During this season of isolation and social distancing in the days of a pandemic is a good time to take inventory of our engagement with the works of mercy. I believe that if we keep our flasks filled with the oil of mercy, the energy that fueled the light of the wise bridesmaids as well as Kamehameha and Emma, our lamps will be found burning brightly when the bridegroom arrives. Even though we know neither the day nor the hour, there is a wedding banquet being prepared that you will not want to miss!


Vision Quest

For Sunday, 1 November 2020: Matthew 5:1-12

When Jesus saw the crowds, he went up the mountain; and after he sat down, his disciples came to him. Then he began to speak, and taught them, saying:

“Blessed are the poor in spirit, for theirs is the kingdom of heaven.

“Blessed are those who mourn, for they will be comforted.

“Blessed are the meek, for they will inherit the earth.

“Blessed are those who hunger and thirst for righteousness, for they will be filled.

“Blessed are the merciful, for they will receive mercy.

“Blessed are the pure in heart, for they will see God.

“Blessed are the peacemakers, for they will be called children of God.

10 “Blessed are those who are persecuted for righteousness’ sake, for theirs is the kingdom of heaven.

11 “Blessed are you when people revile you and persecute you and utter all kinds of evil against you falsely on my account. 12 Rejoice and be glad, for your reward is great in heaven, for in the same way they persecuted the prophets who were before you.

In today’s Gospel reading, Jesus goes up a mountain. Like Moses of old, who climbed Mount Sinai to receive from the Holy One the Law for God’s people, Jesus ascends and brings with him God’s people themselves to hear further instruction in the ways of the Most High. In many parts of Native America, when one is said to “go up on the hill” is meant  that an individual has fasted, prayed, and gone alone to seek a spiritual vision for one’s life from the Creator. Jesus’ people on the mountain also receive a vision for their lives from Jesus, the very incarnation of the Creator.

The vision we are given for our lives as followers of Christ is a difficult one. It begins with humiliation but ends in glory, denial culminating in fulfillment.  Like Jesus, who “went not up to joy but first he suffered pain, and entered not into glory before he was crucified,” we walk the way of the cross praying that “we may find it none other than the way of life and peace” (BCP 99). The vision commences with poverty, grief, hunger, thirst, the labor of peace-making, even slander, but is completed wonderfully with comfort, fulfillment, mercy, joy, gladness, and being claimed as children of God and inheritors of the kingdom. I am reminded of the old Cherokee proverb: “When you were born, the world rejoiced as you cried. Live your life so that when you die, you rejoice as the world cries.”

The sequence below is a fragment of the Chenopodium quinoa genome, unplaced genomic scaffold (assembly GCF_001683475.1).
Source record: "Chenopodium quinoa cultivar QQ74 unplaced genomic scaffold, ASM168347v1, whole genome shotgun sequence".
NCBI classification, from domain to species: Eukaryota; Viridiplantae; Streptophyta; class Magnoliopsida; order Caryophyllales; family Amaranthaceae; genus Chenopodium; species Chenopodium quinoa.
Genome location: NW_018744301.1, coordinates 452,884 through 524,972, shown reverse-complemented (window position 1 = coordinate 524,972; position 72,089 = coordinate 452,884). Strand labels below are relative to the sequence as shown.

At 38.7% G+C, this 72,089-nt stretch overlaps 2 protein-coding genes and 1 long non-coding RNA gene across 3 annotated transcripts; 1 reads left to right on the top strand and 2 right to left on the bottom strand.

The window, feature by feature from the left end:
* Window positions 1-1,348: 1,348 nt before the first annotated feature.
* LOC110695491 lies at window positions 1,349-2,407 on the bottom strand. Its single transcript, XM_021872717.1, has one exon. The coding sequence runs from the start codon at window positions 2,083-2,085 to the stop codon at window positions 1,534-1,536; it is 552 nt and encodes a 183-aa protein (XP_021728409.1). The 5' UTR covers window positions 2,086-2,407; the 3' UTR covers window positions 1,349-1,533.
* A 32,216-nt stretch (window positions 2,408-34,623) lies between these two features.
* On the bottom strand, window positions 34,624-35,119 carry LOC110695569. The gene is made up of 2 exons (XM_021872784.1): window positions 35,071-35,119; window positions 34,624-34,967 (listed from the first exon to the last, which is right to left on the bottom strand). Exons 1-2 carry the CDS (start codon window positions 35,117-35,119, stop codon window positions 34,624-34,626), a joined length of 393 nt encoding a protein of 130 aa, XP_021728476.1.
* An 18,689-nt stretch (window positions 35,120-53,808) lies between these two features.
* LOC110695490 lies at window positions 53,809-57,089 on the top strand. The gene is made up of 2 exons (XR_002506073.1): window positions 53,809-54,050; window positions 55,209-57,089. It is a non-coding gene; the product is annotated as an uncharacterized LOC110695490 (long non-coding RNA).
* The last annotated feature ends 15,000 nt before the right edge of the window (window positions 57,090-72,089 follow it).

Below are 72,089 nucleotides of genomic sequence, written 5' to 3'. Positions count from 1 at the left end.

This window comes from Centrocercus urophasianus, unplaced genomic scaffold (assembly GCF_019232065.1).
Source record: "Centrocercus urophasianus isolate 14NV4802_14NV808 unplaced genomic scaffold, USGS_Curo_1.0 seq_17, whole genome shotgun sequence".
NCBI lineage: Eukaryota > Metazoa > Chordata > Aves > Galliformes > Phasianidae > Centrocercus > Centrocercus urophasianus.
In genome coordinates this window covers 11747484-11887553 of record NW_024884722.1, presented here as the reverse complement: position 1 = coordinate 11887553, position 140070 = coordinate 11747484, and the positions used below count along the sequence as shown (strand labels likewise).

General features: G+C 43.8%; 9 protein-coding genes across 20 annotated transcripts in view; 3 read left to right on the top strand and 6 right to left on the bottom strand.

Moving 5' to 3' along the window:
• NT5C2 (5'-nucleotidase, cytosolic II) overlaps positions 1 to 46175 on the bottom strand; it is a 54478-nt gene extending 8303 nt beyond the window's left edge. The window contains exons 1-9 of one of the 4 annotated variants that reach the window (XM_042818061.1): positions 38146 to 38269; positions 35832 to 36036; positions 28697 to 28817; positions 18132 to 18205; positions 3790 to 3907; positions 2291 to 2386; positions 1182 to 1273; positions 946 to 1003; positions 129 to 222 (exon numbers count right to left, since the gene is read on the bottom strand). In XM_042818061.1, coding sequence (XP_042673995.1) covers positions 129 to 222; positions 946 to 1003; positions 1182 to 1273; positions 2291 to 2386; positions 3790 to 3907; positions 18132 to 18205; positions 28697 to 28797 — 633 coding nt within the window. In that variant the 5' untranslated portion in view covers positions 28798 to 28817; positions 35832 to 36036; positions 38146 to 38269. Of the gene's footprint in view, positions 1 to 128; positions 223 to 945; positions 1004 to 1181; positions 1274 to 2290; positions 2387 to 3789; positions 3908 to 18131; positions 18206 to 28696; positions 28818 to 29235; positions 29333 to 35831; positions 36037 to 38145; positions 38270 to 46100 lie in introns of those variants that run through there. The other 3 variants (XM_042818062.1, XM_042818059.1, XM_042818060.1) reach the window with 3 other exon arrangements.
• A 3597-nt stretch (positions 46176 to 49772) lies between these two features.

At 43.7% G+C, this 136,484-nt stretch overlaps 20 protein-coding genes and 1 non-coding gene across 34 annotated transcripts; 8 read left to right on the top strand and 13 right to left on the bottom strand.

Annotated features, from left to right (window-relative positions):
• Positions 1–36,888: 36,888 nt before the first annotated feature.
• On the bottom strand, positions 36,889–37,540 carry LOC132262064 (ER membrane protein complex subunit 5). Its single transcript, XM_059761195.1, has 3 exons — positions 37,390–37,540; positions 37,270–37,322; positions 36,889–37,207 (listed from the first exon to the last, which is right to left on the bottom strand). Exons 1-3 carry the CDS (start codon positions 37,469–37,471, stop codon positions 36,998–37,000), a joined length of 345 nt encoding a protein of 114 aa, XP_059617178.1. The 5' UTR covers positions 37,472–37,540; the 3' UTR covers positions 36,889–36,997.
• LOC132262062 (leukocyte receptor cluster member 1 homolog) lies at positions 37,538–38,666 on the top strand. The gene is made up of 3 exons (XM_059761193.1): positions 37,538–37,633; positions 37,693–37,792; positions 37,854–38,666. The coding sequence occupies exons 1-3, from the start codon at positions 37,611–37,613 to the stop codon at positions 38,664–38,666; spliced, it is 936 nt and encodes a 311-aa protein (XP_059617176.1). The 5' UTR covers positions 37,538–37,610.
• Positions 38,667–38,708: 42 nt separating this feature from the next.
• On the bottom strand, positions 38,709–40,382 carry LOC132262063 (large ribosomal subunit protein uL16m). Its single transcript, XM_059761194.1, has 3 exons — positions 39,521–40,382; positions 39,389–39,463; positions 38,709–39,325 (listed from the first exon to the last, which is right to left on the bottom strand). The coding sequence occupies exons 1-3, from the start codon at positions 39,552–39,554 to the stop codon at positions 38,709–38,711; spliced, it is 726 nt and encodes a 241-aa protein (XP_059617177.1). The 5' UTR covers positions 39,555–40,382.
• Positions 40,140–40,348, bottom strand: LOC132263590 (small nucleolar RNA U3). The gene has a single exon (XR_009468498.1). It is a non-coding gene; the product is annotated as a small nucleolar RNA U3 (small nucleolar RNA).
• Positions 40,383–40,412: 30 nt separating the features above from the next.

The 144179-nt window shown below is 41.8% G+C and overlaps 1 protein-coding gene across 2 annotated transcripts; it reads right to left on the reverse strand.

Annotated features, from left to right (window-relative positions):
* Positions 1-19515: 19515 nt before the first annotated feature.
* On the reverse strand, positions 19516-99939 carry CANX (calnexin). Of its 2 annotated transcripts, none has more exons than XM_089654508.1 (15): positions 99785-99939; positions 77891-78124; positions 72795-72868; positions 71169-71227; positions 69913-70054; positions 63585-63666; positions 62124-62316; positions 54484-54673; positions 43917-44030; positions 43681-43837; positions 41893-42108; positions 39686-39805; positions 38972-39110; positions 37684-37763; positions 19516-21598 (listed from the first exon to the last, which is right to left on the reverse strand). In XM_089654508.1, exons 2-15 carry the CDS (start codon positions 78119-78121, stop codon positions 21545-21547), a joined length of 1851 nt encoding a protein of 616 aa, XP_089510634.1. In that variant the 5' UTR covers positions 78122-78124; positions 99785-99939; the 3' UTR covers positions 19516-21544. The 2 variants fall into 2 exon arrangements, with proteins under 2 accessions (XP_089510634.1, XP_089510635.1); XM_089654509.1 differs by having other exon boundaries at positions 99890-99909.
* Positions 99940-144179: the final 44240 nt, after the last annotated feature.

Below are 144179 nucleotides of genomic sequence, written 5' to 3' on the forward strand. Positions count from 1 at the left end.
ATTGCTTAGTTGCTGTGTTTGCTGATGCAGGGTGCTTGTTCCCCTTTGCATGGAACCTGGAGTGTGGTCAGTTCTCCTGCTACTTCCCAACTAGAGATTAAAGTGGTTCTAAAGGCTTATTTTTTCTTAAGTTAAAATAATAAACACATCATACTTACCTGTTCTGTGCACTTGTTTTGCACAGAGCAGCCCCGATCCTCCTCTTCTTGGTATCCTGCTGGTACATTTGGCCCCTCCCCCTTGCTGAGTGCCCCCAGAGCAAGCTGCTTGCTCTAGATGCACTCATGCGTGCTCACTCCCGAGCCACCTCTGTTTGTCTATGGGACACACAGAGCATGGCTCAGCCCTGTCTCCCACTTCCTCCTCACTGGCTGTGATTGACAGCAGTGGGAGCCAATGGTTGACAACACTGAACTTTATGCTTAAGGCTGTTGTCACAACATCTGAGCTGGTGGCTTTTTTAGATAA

There is a Christian counterpart to the traditional Vision Quest of many tribes. Catherine de Hueck Doherty introduced to the west from the Russian Orthodox Church the practice in her 1975 book, Poustinia: Encountering God in Solitude, Silence and Prayer. “Poustinia” is the Russian word for desert and is a sparsely furnished room or cabin where one goes for twenty-four hours to be alone in fasting and prayer with the intent of seeking God. Oftentimes, this brief retreat begins and ends with prayer and conversation with a spiritual director. With extra time on our hands due to the pandemic and demands of social distancing, perhaps a poustinia experience is a possibility.

This Sunday coincides with All Hallows’ or All Saints’ Day. It is also two days before election day during a difficult and divisive season in this country. As the “saints,” the holy ones joined to Jesus through repentance, faith, and baptism, we remember to carry on his work through the peace-making called for in today’s Gospel lesson. With the psalmist we pray: “Let God’s ways be known upon earth, God’s saving health among all nations” (Psalm 67:2). May it be so in the U.S.A., the tribal nations, and all the peoples of the earth.

Michael G. Smith, OblSB, is a bishop of the Episcopal Church, an enrolled member of the Citizen Potawatomi Nation, and holds a doctorate in preaching.  

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The Rt. Rev. Michael Smith is an Assistant Bishop for the Episcopal Diocese of Dallas, an Assisting Bishop in Navajoland and a former bishop of North Dakota. He is in an enrolled member of the Citizen Potawatomi Nation.